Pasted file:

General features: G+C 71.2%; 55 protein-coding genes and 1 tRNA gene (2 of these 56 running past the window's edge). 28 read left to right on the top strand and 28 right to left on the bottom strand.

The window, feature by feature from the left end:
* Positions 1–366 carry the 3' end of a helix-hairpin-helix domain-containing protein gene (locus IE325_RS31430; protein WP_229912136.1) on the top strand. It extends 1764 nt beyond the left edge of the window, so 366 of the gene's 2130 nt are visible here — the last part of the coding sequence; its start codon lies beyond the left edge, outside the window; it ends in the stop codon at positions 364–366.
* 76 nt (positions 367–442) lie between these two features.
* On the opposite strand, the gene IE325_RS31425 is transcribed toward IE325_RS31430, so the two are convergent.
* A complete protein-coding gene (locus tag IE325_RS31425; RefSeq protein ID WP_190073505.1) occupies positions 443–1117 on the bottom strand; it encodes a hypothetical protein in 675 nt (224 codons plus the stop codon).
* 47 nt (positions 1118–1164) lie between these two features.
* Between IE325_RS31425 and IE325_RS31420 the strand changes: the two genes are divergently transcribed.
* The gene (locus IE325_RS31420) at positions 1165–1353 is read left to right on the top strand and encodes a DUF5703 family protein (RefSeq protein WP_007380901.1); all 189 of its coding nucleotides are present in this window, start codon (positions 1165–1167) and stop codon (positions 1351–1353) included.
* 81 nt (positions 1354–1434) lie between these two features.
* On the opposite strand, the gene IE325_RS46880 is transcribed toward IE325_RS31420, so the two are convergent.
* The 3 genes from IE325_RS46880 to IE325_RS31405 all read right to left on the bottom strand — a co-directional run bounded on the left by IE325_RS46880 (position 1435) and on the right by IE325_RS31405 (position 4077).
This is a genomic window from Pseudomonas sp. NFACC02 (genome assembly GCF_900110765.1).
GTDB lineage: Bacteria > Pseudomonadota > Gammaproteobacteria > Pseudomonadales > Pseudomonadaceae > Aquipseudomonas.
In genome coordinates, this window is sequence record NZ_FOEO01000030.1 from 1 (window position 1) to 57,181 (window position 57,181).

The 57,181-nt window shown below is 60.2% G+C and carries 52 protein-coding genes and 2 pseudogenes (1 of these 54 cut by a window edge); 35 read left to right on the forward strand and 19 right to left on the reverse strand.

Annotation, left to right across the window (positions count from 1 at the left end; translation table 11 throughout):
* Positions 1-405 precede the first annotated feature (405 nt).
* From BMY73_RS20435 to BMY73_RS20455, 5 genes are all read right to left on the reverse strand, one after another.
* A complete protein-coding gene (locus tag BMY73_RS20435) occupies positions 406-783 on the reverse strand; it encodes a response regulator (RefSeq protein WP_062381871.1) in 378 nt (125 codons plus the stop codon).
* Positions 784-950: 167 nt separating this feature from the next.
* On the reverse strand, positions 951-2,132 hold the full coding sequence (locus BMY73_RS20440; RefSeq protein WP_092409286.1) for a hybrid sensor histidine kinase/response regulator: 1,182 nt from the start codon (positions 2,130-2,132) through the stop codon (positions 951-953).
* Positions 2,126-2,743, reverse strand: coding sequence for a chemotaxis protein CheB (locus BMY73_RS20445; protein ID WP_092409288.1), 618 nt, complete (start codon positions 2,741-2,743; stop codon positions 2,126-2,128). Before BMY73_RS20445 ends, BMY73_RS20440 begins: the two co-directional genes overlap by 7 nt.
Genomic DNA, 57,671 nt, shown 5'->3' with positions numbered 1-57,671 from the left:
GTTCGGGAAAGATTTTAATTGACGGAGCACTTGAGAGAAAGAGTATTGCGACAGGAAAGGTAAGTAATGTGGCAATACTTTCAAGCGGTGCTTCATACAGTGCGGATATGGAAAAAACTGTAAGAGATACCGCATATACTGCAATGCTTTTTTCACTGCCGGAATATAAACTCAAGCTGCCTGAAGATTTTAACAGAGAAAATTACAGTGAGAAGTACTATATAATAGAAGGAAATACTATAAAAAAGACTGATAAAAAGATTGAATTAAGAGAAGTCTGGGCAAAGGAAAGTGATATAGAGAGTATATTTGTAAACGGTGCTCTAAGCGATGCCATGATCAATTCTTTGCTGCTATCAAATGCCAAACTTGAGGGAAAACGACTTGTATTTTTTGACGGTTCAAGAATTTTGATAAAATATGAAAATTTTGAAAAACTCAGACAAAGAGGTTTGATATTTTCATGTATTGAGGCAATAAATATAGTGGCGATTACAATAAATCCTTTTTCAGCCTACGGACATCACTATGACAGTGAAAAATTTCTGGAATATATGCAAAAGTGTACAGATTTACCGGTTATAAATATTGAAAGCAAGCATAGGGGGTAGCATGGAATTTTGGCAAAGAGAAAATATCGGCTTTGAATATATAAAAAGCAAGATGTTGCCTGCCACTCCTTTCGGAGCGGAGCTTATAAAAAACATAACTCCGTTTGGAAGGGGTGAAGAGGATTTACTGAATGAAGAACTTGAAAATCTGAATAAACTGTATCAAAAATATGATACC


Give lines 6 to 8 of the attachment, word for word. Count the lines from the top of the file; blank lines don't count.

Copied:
* A complete protein-coding gene (locus tag IE325_RS31425; RefSeq protein ID WP_190073505.1) occupies positions 443–1117 on the bottom strand; it encodes a hypothetical protein in 675 nt (224 codons plus the stop codon).
* 47 nt (positions 1118–1164) lie between these two features.
* Between IE325_RS31425 and IE325_RS31420 the strand changes: the two genes are divergently transcribed.